To what Purpose are We Drawn to Tragedy: A Study of Shakespeare’s Hamlet

RTF Symposium: Re-discovering the Infinite through Classical Art, on February 10th, 2019. In this class, Cynthia Chung discusses whether there is a purpose to tragedy beyond merely being tragic and whether this was the intention of Shakespeare’s Hamlet. Along with a study of the play, two performances were compared and juxtaposed to what Shakespeare intended…

Lessons from a Grecian Urn Part One: Truth and Beauty in Art

By David Gosselin An object is perfect, when everything manifold in it accords with the unity of its concept; it is beautiful, when its perfection appears as nature. The beauty increases, when the perfection becomes more complex and the nature suffers nothing thereby; for the task of freedom becomes more difficult with the increasing number…

The Power of Metaphor

By David Gosselin Metaphor should not be approached as some “thing,” but as a transformative power, the invisible process by which “things” come into being. Using metaphor, even very simple language and very common-place images can be brought into new, unique constellations. Contrary to the sundry definitions of metaphor proffered by many school teachers and…

Profiles in Poetry: Johann Wolfgang von Goethe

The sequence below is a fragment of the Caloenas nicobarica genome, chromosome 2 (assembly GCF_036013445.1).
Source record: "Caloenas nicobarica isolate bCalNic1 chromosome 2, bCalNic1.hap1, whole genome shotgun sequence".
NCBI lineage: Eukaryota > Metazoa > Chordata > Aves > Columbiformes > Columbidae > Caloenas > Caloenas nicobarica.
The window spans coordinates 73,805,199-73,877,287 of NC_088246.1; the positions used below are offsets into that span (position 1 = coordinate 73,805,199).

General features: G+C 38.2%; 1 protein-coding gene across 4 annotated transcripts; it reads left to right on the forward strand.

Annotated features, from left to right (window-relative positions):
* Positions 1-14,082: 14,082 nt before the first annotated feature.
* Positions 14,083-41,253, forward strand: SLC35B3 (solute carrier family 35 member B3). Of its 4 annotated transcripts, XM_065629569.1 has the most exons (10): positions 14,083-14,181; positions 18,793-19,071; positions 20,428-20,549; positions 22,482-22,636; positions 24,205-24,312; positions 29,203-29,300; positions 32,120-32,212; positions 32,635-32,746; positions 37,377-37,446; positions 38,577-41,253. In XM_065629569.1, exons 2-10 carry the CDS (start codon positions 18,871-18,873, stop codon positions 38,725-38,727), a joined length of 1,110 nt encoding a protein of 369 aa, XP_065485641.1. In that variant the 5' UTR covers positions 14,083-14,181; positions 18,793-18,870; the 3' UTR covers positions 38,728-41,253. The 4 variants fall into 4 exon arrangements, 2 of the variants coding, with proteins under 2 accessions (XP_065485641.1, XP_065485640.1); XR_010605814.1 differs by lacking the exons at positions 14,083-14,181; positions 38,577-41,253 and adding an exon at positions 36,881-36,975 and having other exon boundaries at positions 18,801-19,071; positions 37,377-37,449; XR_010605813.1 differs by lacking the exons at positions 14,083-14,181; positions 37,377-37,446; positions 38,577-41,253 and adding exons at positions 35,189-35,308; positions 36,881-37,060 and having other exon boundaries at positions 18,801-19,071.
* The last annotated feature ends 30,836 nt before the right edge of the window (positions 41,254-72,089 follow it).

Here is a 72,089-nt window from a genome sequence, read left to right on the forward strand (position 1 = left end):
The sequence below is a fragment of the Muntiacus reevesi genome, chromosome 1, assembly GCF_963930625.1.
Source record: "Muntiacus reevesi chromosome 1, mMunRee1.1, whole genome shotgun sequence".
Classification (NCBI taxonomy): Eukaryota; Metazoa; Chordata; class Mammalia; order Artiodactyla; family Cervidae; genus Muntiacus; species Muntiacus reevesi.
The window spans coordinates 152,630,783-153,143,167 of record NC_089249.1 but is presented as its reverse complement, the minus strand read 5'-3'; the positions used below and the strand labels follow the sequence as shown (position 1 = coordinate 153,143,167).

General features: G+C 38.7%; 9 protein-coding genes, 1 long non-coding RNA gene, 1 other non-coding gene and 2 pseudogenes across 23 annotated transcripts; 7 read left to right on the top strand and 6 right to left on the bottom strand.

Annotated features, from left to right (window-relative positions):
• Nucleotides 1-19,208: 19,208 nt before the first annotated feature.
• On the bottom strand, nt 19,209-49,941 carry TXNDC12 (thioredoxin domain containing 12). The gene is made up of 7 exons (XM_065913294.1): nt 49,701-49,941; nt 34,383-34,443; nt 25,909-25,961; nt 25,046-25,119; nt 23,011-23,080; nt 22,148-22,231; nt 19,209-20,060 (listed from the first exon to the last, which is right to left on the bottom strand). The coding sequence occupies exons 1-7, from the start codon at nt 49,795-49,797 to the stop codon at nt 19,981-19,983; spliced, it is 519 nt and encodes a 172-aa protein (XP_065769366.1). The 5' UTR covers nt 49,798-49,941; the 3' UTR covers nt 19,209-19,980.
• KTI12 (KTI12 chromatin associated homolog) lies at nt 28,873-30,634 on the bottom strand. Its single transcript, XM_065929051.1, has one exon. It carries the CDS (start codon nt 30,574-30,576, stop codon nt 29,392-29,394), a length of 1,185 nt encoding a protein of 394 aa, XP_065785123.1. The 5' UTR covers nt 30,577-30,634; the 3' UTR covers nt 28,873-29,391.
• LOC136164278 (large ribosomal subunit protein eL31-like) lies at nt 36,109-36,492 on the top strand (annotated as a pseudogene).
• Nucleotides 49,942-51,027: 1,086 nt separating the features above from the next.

By David Gosselin “The decline of literature indicates the decline of a nation” – Johann Wolfgang von Goethe Johann Wolfgang von Goethe (1749-1832) remains Germany’s most popular poet and arguably its best, alongside Friedrich Schiller. Born in Frankfurt into a bourgeois upper-middle-class family, he spent his early years as a leading voice in the Romantic…

Book Review: Voices on the Wind by Daniel Leach

By David Gosselin It is absurd to think that the only way to tell if a poem is lasting is to wait and see if it lasts. The right reader of a good poem can tell the moment it strikes him that he has taken an immortal wound – that he will never get over…

Dante’s Commedia, or How to Escape a Modern Inferno

By David Gosselin This is the accompanying article to a lecture given by the same author, as part of the RTF Lecture Series “The Renaissance Principle Across the Ages“. Many today would consider Dante Alighieri a “Dead White European Male” of dubious relevancy. However, Dante is in fact alive and well, as are so many…

Islam & the Renaissance: A Shared Heritage

As part of the RTF Lecture Series “The Renaissance Principle Across the Ages“, Asad Wasti discusses the Islamic Renaissance. What are the roots of Islam and how has this cultural/religious movement shaped universal history? What is it in Islam that defined the greatest up-shifts of wisdom, tolerance and learning while at other times led to…

Beyond the Lines: Keats’ “Ode on Indolence”

By David Gosselin The question has been raised by many critics, academics, scientists, and artists, “What is Creativity?” In the spring of 1819, the poet John Keats experienced one of the greatest bursts of creativity in the history of art and science. When fully considered, the astounding poetic achievements of the spring of 1819 parallel…

Shakespeare’s Sonnets: The Secret to Immortality

By David Gosselin William Shakespeare (baptized April 26, 1564, died April 23, 1616) is arguably the greatest writer in any language. Shakespeare’s classical poetry is not only one of the most exalted examples of what an immortal sense of creative identity can accomplish, it is a symbol of the artist’s immortality, and timelessness itself. As…